This is Jake Gyllenhaal’s best performance of his career to date. With a mixture of Bale’s Bateman (American Psycho), Damon’s Ripley (The Talented Mr. Ripley)  and Robert De Niro’s Pupkin (The King of Comedy), Gyllenhaal is downright terrifying and virtually unrecognisable, playing his character with such menace that it’s easy to forget he’s acting. While Gyllenhaal faces stiff competition in this year’s Oscars race, he does more than enough to earn a nomination; whether the Academy recognise his performance is another matter entirely. Losing 13kg of weight for his role, Lou Bloom looks hungry both figuratively and literally; an unnerving presence on screen that imposes himself in every single shot. With the film focused on Gyllenhaal, it is easy to disregard the additionally stellar performances of Nightcrawler’s supporting cast; namely Riz Ahmed as Rick, whom Lou hires, and Rene Russo as Nina, a television news producer that befriends and inevitably gets out of her depth with Lou. Riz Ahmed is brilliantly hapless as Rick, where the final 30 minutes establishes himself as a sympathetic pushover that struggles to stand up for himself when Lou manipulates. Similarly, Rene Russo makes a welcome comeback as a hardened, occasionally-despicable character that bears many parallels with Lou (though at times this point is enforced rather too heavy-handedly).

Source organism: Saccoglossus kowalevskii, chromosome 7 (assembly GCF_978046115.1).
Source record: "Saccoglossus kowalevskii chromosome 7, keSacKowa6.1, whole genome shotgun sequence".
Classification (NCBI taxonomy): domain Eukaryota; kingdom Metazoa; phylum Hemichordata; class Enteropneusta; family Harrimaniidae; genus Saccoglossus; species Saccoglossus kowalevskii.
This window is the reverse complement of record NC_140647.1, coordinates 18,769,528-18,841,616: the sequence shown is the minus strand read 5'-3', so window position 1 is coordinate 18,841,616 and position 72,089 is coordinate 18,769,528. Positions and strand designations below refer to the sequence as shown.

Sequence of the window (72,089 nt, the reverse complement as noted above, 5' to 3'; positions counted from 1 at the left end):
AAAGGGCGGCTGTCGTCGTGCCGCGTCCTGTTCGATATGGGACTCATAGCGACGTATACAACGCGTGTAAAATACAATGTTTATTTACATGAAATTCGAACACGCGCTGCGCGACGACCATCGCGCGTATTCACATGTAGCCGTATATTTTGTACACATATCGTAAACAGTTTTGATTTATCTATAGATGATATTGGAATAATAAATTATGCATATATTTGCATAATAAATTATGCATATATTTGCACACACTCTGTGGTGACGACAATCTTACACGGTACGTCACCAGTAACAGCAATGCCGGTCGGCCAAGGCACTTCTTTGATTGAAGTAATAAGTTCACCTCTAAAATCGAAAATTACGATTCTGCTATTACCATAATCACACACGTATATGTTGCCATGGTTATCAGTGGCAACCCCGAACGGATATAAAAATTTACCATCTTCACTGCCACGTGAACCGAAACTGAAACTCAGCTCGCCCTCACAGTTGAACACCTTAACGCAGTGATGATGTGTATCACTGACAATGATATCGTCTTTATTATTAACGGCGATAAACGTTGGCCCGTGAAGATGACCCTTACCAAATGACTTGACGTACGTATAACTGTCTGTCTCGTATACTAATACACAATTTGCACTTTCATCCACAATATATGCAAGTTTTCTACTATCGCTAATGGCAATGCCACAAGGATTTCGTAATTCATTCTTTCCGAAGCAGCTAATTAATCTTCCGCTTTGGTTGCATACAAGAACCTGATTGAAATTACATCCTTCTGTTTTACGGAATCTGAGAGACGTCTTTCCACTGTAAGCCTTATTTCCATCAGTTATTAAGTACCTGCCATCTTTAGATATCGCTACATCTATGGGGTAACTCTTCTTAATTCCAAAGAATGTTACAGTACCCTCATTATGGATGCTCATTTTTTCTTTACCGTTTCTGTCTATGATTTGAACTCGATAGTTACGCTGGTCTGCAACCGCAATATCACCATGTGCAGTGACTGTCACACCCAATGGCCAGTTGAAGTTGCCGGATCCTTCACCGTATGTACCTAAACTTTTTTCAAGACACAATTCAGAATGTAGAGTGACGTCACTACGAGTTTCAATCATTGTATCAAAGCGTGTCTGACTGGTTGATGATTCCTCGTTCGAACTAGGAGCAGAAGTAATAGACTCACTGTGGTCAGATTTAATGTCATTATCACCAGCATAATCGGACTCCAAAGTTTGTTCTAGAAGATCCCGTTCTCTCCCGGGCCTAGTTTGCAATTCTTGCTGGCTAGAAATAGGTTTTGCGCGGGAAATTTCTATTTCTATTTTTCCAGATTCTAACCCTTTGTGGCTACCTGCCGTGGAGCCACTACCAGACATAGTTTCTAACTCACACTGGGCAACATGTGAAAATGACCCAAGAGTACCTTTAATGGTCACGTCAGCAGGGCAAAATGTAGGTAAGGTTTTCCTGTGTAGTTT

Aesthetically, Nightcrawler is a beautiful film. With stunning scenery, dark, brooding cinematography and an impressive method of shooting each car chase from first-time director Dan Gilroy, the LA streets and landscape haven’t looked this impressive since Nicolas Winding-Refn’s Drive. And in terms of pacing, Nightcrawler ticks the boxes as it slowly descends from one act to an increasingly despicable other, crescendoing into a tense, fascinating, brilliantly-edited final 20 minutes that keep your eyes fixated on the screen. Nightcrawler is intense, disconcerting and progressively insane, but is not without its faults.

The main problem of Nightcrawler lies within the writing of Jake Gyllenhaal’s monstrosity of a character. It’s desperately difficult to conform to director Gilroy’s intentions and root for Gyllenhaal’s anti-hero when he does nothing to earn the audience’s sympathy. Without a backstory or reasoning behind the character’s actions, any empathy for him diminishes. Scenes early on in the film, such as when he’s disappointingly rejected a job, do nothing when the audience are aware beforehand of how evil a character Lou Bloom is by the film’s opening scene. Can we really support the character’s endeavours when he’s so detestable and unlikable? I found that a difficult concept to wrap my head around.